Law to “decriminalize” provisions in all ministries to facilitate business

The Center is about to finalize a new law to support “ease of doing business and ease of living” through an Act of Parliament.

The new law aims to “decriminalise” the imprisonment provisions for minor economic offences/trivial procedural violations/non-compliance in more than 30 corporate laws administered by various Union departments, from trade to environment, through telecommunications, road transport and highways, among others. , officials involved in the talks confirmed to ET.

Decriminalization of the provisions of Indian Telegraph Act, Indian Wireless Telegraphy Act, Air (Pollution Prevention and Control) Act 1981, Water (Pollution Prevention and Control) Act pollution), legal metrology law, trademark law, among others, are proposed to be subsumed by amendments under the proposed new legislation.

“This will be a ‘Decriminalization’ Bill – a law to decriminalize petty offenses provisions in multiple Ministries/Departments. It will be a ‘Joint Bill’ to amend these criminalization provisions in all sectors and ministries – to change the imprisonment clauses As there are many laws it was felt that doing this through a common bill and in one go would be best, something similar to which is done through amendments made by the finance law,” the official told ET.

More than 80 provisions have been identified in central and state laws that require decriminalization for trivial defects. More than 850 provisions are under review for possible decriminalization. While ministries have tried to amend their relevant laws through decrees, the common bill will take a step forward.

“Each ministry should submit each of these decriminalizations through an amendment to the law in Parliament. The common bill will present all these proposed amendments to Parliament instead of proposing several laws. The issue has been discussed with all ministries and those on board will be covered by the bill. The compilation is ongoing,” the official added.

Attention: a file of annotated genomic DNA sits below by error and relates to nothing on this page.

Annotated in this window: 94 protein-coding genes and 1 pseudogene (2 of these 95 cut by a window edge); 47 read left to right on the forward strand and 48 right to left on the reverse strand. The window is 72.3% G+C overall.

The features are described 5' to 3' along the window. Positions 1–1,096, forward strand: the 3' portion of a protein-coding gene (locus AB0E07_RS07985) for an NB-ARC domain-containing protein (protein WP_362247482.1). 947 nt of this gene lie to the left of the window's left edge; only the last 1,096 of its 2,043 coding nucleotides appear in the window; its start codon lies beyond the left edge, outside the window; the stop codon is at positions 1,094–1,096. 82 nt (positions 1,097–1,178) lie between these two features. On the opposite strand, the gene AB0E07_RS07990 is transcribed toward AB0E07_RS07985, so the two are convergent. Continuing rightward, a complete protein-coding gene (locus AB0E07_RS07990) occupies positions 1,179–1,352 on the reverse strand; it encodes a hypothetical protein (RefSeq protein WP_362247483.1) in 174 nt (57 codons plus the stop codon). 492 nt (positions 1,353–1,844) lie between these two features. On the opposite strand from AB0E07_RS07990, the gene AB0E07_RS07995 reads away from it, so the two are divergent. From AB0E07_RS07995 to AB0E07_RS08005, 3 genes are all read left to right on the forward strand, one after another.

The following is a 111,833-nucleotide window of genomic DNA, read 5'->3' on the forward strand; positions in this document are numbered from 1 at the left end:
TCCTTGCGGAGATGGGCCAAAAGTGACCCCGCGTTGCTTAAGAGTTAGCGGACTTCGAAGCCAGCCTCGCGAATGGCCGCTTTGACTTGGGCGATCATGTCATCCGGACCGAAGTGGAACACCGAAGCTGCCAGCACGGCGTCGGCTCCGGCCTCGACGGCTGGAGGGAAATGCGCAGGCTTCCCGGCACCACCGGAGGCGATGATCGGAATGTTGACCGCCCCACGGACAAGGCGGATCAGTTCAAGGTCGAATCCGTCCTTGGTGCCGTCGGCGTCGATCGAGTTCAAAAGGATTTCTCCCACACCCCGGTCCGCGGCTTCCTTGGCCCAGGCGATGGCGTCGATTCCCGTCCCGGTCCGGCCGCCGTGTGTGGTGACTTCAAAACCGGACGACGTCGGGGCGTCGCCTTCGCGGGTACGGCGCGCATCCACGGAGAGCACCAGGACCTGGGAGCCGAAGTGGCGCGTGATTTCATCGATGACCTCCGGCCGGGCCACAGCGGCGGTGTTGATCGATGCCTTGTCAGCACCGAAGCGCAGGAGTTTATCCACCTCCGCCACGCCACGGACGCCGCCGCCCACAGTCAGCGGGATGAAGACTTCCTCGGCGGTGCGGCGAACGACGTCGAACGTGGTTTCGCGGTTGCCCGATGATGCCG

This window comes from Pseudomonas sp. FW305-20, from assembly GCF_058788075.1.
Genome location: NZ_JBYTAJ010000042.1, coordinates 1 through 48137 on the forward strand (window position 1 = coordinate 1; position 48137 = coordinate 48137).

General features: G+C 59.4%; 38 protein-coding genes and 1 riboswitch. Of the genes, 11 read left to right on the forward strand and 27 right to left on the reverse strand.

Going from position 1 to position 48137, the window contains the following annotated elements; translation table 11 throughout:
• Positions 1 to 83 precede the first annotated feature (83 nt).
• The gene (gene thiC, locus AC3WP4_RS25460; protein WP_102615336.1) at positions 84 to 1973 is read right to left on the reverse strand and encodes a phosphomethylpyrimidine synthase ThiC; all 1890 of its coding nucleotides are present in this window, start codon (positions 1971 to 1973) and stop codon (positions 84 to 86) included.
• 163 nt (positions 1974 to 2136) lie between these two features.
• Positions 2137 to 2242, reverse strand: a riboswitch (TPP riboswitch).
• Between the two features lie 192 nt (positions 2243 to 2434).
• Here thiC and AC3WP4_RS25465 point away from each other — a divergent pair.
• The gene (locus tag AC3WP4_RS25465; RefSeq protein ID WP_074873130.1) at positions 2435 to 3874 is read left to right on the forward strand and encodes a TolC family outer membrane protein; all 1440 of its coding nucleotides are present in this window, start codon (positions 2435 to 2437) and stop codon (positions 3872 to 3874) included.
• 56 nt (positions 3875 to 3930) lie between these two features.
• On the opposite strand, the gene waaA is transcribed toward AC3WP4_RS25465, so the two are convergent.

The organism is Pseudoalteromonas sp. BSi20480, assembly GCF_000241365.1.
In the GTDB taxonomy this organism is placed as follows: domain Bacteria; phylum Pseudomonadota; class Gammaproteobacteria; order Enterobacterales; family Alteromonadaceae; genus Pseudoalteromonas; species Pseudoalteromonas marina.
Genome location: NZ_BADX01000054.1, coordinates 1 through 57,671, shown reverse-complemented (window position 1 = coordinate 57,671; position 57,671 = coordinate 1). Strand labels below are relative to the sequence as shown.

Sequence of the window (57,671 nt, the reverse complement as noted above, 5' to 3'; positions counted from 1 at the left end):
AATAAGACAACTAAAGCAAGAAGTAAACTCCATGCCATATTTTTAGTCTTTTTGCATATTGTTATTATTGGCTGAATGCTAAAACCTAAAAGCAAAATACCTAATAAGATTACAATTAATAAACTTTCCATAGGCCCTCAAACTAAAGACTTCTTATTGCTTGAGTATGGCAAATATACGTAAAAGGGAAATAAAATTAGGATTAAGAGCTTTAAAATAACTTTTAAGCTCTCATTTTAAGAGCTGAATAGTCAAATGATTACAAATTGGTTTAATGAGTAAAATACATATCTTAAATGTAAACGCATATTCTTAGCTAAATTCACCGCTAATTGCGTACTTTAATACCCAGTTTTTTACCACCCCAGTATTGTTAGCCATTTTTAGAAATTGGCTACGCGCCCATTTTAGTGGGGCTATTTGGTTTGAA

The Department for Promotion of Domestic Industrial Trade (DPIIT) is spearheading the bill and has largely completed interdepartmental talks on it. We learn that the Cabinet Secretary has asked all ministries to speed up work on this and has scheduled a high-level meeting this week. The Cabinet Secretary has asked different ministries to identify the provisions that need to be “decriminalized” and to develop action plans for this purpose.

A 2021 DPIIT press release said the aim was “to eliminate the constant fear of being prosecuted for trivial breaches, while maintaining strict criminal enforcement for serious fraudulent offenses that compromise and damage the ‘public interest’.

The issue featured prominently during the Prime Minister’s meeting with Chief Secretaries of State in June, where an entire session was held on “reducing the burden of compliance and decriminalizing petty offenses for facilitate the conduct of business”.

The proposed legislation is in line with the broader idea of ​​facilitating “ease of doing business” as well as “ease of living” to “simplify, streamline, digitize and decriminalize” government-business and government-citizen interfaces across departments and reduce the “burden of compliance”.

Overall, more than 33,000 compliances have been simplified, streamlined, digitized or decriminalized by central ministries/departments and states/union territories for “ease of doing business in India”, the government said in Parliament during monsoon session.

About Charles D. Goolsby

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